It seems that every time we turn around, there’s another large highway accident caused by a commercial truck driver. This is, of course, not an indictment of all professional truckers out there, many of whom are conscientious drivers who understand the enormity of their personal responsibility to handle these big rigs with care and safety. But, on the other hand, there is a percentage of 18-wheeler, box truck and commercial delivery truck operators who lack either the training or the concern for others on the roadways.
As Maryland commercial trucking accident attorneys and personal injury lawyers, it’s our job to help victims of highway traffic accidents and their families recover from severe and sometimes fatal car, truck and motorcycle wrecks. Nothing can shock a family to its core like a serious injury accident that sends a father or mother to the hospital.
Medical costs alone are difficult enough to manage these days, what with many people being out of work or just hanging on. Throw in the loss of wages due to a terrible car, or truck collision and you have a perfect storm of hospital bills and no, or greatly reduced family income to help pay for them.
While a number of trucking accidents can be attributed to mechanical problems, such as defective safety equipment, poorly maintained brakes, or badly worn tires, a greater percentage of tractor-trailer crashes stem from driver error. It’s not uncommon these days for even a professional truck driver to be distracted by his cellphone or some other device in the truck cab.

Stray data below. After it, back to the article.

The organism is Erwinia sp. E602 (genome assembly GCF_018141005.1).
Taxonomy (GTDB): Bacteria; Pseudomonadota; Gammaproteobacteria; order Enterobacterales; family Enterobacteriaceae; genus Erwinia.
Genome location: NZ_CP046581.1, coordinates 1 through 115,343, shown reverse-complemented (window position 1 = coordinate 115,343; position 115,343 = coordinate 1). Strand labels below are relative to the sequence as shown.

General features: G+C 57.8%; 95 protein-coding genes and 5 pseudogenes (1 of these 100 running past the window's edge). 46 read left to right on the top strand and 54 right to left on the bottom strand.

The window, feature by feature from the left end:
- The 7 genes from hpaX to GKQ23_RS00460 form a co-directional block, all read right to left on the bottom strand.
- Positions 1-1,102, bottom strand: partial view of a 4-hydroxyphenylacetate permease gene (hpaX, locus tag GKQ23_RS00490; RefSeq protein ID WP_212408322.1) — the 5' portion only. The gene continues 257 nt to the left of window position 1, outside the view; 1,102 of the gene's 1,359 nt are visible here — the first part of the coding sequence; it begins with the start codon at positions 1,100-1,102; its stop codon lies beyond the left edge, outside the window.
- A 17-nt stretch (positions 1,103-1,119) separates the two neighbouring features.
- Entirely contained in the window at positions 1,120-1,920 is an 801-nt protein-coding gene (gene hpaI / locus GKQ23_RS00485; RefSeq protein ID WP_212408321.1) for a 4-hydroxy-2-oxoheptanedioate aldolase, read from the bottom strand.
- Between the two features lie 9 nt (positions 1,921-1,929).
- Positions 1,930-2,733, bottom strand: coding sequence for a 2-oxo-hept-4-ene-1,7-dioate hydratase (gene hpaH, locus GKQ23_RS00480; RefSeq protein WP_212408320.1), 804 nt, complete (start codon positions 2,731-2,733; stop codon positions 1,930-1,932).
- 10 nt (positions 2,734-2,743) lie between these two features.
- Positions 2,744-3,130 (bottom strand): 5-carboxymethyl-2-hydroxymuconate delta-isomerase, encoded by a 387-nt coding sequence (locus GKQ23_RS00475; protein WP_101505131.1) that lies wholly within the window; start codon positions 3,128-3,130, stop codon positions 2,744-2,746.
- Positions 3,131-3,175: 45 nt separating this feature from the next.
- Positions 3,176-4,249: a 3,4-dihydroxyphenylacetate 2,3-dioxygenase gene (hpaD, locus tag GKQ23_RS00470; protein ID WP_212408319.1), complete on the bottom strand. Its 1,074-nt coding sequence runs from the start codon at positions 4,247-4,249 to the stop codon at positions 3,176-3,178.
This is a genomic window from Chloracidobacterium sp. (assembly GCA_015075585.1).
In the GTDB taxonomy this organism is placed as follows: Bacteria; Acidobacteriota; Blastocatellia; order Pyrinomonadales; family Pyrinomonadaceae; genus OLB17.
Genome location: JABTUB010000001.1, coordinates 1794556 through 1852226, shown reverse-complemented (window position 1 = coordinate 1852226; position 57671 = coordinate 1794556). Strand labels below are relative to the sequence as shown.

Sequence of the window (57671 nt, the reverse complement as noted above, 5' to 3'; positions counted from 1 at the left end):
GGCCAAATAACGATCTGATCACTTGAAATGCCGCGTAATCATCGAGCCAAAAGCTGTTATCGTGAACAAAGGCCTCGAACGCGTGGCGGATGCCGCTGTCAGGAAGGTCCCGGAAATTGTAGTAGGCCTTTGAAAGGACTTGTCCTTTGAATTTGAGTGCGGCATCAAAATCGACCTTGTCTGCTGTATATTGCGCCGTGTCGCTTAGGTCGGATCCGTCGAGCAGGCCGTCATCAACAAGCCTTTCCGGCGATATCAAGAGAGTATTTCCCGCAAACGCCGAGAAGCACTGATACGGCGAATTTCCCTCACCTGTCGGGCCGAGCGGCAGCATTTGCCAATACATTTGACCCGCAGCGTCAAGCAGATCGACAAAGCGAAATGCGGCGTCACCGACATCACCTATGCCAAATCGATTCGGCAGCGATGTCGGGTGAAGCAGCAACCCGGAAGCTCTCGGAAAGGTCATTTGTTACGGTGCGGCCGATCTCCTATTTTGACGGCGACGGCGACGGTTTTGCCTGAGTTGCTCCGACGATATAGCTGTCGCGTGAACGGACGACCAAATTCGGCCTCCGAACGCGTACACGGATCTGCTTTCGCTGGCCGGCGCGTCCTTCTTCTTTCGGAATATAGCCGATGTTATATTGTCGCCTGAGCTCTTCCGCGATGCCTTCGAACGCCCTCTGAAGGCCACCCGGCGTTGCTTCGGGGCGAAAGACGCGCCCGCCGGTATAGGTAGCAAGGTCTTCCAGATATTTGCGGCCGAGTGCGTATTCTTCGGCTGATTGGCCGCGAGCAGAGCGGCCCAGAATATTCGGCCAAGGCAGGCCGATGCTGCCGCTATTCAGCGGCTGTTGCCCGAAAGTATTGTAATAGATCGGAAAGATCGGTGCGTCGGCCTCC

Whatever the reason, the carnage wrought by an out-of-control 18-wheeler can be widespread and deadly for occupants of nearby passenger cars. Broken bones, internal injuries, head and neck trauma, as well as other serious injuries can be life-threatening if the victim is not attended to in time.
A while back, a Maryland trucker was cited by police as a result of an out-of-state accident that caused injuries to a number of people, and that also involved a busload of youngsters coming home from camp. According to news reports, the accident happened along a well-traveled portion of Interstate 70 when 45-year-old Jesse Falkenberg, a resident of Thurmont, MD, apparently failed to reduce his speed as he approached a number of other vehicles.
The chain-reaction crash occurred in the morning hours on a Friday when Falkenberg’s 2001 Kenworth reportedly rear-ended a 1993 Coach America Crusader carrying more than 30 children from summer camp. The force of the impact caused the Crusader to plow into 7-Series BMW driven by a 46-year-old woman, which in turn hit an International tractor-trailer driven by a Ft. Lauderdale, FL, trucker.
Based on reports, it appears that the semi driver failed to reduce his speed, eventually slamming into a line of three vehicles going about 30mph as a result of a car ahead trying to turn right off of the highway.
Most of the people in the affected vehicles were treated at the scene by paramedics, although almost one dozen were taken to a local hospital for precautionary checkups. Fortunately, nobody suffered life-threatening injuries. Thankfully, there were no serious injuries among the kids who were riding in the Crusader.
Truck driver cited in chain-reaction collision, ENCToday.com, July 19, 2011